- Tuesday, August 21, 2012
By Douglas LeBlanc
For the second consecutive time, the Diocese of Lexington has drawn from the Diocese of Atlanta in electing its bishop. The Very Rev. Douglas Hahn, rector of St. Thomas Church, Columbus, was elected on the second ballot Aug. 18 during the diocese’s annual convention at Christ Church Cathedral, Lexington.
Dean Hahn led on the first ballot, followed closely by the Rt. Rev. Marray Santosh, assisting bishop in the Diocese of East Carolina.
The sixth Bishop of Lexington, the Rt. Rev. Stacy F. Sauls, was rector of St. Bartholomew’s Church, Atlanta, when he was elected in 2000. Sauls became chief operating officer at the Episcopal Church Center in September 2011.
The other nominees were:
- The Rev. Ronald Abrams, rector, St. James, Wilmington, North Carolina
- The Rev. Bruce Boss, rector, Church of the Nativity, Indianapolis, who was added by petition
- The Rev. LaRae Rutenbar, professional interim minister, most recently at St. Peter’s Church, Rome, Georgia
- The Rev. Nigel Taber-Hamilton, rector, St. Augustine’s-in-the-Woods, Freeland, Washington
In his profile for the election, Hahn said that the question “What is God up to?” has characterized his ministry since his pastoral training in the late 1970s.
“What is God up to in the various crises of life and faith I encounter? What is God up to in the interactions of this band of clergy?” Hahn wrote.
“When I spent a period of my ministry in Christian social ministry in Atlanta, I trained lay volunteers and college groups using this method of action/reflection: What is God up to in the brokenness of homelessness, addiction, domestic abuse, or the juvenile justice system? What does God show us about the world and our call to that world in our ministry among ‘the least of these’?”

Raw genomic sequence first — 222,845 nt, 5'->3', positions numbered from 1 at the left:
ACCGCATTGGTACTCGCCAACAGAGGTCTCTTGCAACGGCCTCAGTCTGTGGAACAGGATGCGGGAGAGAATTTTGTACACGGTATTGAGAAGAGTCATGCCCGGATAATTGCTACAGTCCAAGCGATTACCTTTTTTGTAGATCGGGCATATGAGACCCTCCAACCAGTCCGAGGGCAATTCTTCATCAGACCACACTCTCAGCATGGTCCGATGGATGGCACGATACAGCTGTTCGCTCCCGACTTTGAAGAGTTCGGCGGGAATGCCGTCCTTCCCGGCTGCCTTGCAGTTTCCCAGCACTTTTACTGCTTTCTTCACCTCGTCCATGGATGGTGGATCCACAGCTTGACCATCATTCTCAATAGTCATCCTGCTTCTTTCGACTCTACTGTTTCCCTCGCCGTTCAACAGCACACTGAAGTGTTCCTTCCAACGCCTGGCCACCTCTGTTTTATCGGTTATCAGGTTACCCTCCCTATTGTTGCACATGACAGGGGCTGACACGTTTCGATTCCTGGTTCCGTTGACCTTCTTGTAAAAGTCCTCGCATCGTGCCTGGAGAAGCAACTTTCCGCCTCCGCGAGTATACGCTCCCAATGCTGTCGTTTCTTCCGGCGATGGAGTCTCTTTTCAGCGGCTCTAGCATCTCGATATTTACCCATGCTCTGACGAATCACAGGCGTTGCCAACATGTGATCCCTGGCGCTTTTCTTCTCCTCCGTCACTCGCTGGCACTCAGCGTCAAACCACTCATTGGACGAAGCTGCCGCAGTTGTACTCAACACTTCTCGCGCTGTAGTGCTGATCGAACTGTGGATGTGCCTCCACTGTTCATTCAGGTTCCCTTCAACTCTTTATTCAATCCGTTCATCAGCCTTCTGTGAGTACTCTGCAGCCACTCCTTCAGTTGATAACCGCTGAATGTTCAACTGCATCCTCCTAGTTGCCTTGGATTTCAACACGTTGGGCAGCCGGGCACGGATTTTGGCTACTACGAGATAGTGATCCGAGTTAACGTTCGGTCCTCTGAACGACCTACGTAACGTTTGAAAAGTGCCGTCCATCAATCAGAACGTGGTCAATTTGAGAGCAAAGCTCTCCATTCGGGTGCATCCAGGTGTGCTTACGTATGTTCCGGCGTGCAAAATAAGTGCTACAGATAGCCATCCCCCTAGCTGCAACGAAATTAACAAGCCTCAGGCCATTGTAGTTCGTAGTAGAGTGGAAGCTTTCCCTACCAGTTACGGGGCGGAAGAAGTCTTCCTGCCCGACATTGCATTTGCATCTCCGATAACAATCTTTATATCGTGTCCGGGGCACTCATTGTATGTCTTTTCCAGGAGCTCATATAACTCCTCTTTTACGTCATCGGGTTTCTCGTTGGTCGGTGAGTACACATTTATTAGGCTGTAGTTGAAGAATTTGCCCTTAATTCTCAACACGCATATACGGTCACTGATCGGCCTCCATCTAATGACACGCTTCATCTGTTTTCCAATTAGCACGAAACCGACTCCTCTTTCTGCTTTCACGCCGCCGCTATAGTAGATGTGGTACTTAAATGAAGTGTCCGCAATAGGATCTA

Similar questions arose when Hahn was treated for prostate cancer in 2011.
“I made use of the wise counsel of a man who has been my spiritual guide for many years. Having walked with me through every twist and turn of these years, he asks what God might be up to in every situation, encouraging me to consider even the rockiest ground as soil where the spirit can flourish,” he wrote. “I encourage every priest to find and nurture such a relationship, and it was especially life giving in my days of distress.”
Through a missionary couple, St. Thomas is involved in education and health ministries in central Tanzania. The Rev. Sandra McCann, M.D., and her husband, Martin McCann, M.D., have served in Dodoma, Tanzania, since November 2004.
Sandra McCann is communications director and chaplain of Msalato Theological College. Martin McCann operates a histopathology laboratory in the Mackay House Anglican Mission Clinic in the Diocese of Central Tanganyika, and consults and teaches at the Mvumi Anglican Mission Hospital about 30 kilometers outside of Dodoma. He also teaches HIV/AIDS courses at Msalato Theological College.
Through the McCanns, the parish is building a well to provide safer drinking water to a village of 3,000 people.